Warehouse C
Doing The Impossible
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Those Moments Of Superhuman Strength


By James Donahue


Tucson, Arizona resident Tom Boyle made headlines in 2006 when he physically lifted a car off of an 18-year-old biker who accidentally got struck and then pinned under the vehicle.


Upon driving onto the scene, Boyle lifted the front end of the car so Kyle Holtrust could be pulled out from under it.


Boyle said Holtrust was pinned under his bike, which in turn was pinned under the car.


We suspect that Boyle, although a hefty man of some 300 pounds who towers at over six feet in height, probably could not walk up to an automobile of similar weight and lift if off the ground today. There is something about emergencies and the adrenalin rush that accompanies them that allow us all to accomplish amazing fetes of power when it is needed.


When I was a young man, I took a job with an oil well cleaning company. The work was hard and sometimes quite dangerous, but the pay was good and there was something about the challenge that I enjoyed.


I was working with another man on a light line machine that we used to clean paraffin out of oil wells. For those who don’t know, paraffin is a substance in crude oil that collects alongside of metal pipes as the hot crude flows out of the ground and cools. Eventually, paraffin will plug a well so that it no longer flows from natural pressure.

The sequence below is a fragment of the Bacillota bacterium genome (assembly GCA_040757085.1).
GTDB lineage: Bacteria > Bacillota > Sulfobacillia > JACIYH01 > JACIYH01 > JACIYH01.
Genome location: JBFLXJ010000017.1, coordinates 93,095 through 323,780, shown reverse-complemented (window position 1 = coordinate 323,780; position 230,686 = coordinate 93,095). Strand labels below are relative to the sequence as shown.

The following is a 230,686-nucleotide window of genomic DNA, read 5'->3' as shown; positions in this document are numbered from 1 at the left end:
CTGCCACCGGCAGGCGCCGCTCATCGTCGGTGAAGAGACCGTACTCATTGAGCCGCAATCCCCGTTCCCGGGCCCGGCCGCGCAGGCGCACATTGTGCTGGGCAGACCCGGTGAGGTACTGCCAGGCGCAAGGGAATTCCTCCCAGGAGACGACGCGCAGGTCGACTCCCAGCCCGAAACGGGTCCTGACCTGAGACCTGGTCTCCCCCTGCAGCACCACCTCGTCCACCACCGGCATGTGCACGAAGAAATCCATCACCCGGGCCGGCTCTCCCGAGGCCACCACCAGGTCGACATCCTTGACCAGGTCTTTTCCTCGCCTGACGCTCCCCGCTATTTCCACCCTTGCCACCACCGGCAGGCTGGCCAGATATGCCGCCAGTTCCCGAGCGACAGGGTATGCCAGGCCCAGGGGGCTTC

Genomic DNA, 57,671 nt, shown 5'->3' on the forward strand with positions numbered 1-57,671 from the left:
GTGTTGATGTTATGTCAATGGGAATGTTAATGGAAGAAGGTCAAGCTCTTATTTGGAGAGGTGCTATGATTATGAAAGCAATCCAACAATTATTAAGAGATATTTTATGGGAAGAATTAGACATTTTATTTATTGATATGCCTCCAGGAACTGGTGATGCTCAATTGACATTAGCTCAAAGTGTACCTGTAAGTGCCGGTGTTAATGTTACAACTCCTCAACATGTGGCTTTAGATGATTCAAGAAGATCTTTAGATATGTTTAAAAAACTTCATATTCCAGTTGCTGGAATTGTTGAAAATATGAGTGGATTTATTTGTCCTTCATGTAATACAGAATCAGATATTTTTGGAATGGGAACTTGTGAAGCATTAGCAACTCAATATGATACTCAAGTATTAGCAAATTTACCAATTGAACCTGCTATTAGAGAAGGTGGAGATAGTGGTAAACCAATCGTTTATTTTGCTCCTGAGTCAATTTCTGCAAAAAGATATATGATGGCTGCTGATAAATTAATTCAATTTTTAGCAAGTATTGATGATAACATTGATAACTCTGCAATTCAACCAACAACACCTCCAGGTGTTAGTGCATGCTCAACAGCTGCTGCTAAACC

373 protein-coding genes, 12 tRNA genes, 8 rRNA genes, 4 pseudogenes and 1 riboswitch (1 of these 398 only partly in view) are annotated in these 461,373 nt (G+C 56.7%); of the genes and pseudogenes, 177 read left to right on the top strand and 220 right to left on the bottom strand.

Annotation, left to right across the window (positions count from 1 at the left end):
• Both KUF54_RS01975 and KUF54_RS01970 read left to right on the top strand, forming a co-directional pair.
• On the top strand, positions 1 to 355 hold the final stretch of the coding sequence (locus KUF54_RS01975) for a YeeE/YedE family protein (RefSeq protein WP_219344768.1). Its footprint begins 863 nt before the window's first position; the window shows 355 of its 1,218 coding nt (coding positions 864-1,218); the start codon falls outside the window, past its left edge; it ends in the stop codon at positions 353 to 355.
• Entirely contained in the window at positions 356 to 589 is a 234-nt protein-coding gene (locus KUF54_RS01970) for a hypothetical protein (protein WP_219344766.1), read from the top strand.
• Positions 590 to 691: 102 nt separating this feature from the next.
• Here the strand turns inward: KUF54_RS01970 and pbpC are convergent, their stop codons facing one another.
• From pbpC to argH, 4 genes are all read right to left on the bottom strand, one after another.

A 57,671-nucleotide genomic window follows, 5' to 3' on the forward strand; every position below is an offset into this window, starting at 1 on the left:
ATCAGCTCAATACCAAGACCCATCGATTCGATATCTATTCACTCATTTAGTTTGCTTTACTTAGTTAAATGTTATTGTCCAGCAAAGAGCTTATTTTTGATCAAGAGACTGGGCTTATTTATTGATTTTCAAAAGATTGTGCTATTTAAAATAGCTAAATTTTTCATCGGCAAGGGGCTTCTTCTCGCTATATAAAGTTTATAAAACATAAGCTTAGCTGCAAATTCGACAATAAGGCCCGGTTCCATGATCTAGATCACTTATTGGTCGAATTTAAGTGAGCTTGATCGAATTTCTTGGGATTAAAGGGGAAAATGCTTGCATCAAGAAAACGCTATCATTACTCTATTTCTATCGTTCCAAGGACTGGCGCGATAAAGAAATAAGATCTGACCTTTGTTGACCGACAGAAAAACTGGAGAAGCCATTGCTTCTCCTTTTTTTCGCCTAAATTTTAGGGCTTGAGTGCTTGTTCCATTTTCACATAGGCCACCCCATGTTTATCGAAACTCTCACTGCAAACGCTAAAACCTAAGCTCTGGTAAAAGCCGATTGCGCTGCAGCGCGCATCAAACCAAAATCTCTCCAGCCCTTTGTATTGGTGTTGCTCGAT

One cold rainy day my partner, Ted Case and I were hooked up to a very nasty and spitting oil well near Reed City, Michigan. We had been “spudding” our heavy brush down into the paraffin-laced well for hours and making little progress, while a spray of crude oil blanketed us, our truck and everything around us. When we stopped for a lunch break, Ted attempted to start the truck to generate some heat. The truck backfired and the engine caught fire.


Anybody who has ever worked around oil wells knows that fire is a very dangerous event. We have seen wells burn out of control for weeks until specialists come in to put out the fire with explosives. Hot fires like that leave everything around the well head scorched and blackened.


I remember that I jumped out of the passenger’s side of that cab, grabbed the fire extinguisher that was attached on that side of the truck, and handed it to Ted. By the time I got to him, Ted had the truck’s hood raised and he extinguished the fire.


After standing back and breathing a sigh of relief that we had saved our truck and the well from bursting into a blaze of hot flame, and probably ourselves, something started bothering Ted. He asked me how I got the extinguisher off the truck.


It seems that the company had been bothered by theft of equipment and the fire extinguishers were locked in place so that they had to be removed by a key. A steel pin prevented their removal.


It appears that in the excitement of the moment, I snapped that steel pin and pulled the fire extinguisher free without realizing my own strength. To this day I have no recollection of how I got that extinguisher off the truck, or having any difficulty pulling it free.


I tried to pull extinguishers off company trucks several times after that, and I could never do it.